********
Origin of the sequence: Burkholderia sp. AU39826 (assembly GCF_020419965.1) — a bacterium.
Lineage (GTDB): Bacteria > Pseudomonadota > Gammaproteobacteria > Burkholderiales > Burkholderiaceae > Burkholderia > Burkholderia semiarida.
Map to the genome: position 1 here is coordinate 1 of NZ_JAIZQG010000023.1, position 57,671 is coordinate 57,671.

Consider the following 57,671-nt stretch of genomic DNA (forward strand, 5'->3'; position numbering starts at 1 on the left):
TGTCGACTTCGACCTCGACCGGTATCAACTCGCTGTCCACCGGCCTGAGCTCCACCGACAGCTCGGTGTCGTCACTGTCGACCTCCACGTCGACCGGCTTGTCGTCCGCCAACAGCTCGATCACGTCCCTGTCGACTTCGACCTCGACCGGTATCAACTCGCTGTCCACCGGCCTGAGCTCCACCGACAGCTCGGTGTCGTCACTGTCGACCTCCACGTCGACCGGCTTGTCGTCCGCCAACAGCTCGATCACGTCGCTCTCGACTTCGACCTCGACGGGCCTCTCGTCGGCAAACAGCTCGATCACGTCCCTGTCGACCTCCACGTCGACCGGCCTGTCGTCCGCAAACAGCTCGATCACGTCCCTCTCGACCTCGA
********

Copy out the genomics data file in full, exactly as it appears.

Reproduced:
Origin of the sequence: Burkholderia sp. AU39826 (assembly GCF_020419965.1) — a bacterium.
Lineage (GTDB): Bacteria > Pseudomonadota > Gammaproteobacteria > Burkholderiales > Burkholderiaceae > Burkholderia > Burkholderia semiarida.
Map to the genome: position 1 here is coordinate 1 of NZ_JAIZQG010000023.1, position 57,671 is coordinate 57,671.

Consider the following 57,671-nt stretch of genomic DNA (forward strand, 5'->3'; position numbering starts at 1 on the left):
TGTCGACTTCGACCTCGACCGGTATCAACTCGCTGTCCACCGGCCTGAGCTCCACCGACAGCTCGGTGTCGTCACTGTCGACCTCCACGTCGACCGGCTTGTCGTCCGCCAACAGCTCGATCACGTCCCTGTCGACTTCGACCTCGACCGGTATCAACTCGCTGTCCACCGGCCTGAGCTCCACCGACAGCTCGGTGTCGTCACTGTCGACCTCCACGTCGACCGGCTTGTCGTCCGCCAACAGCTCGATCACGTCGCTCTCGACTTCGACCTCGACGGGCCTCTCGTCGGCAAACAGCTCGATCACGTCCCTGTCGACCTCCACGTCGACCGGCCTGTCGTCCGCAAACAGCTCGATCACGTCCCTCTCGACCTCGA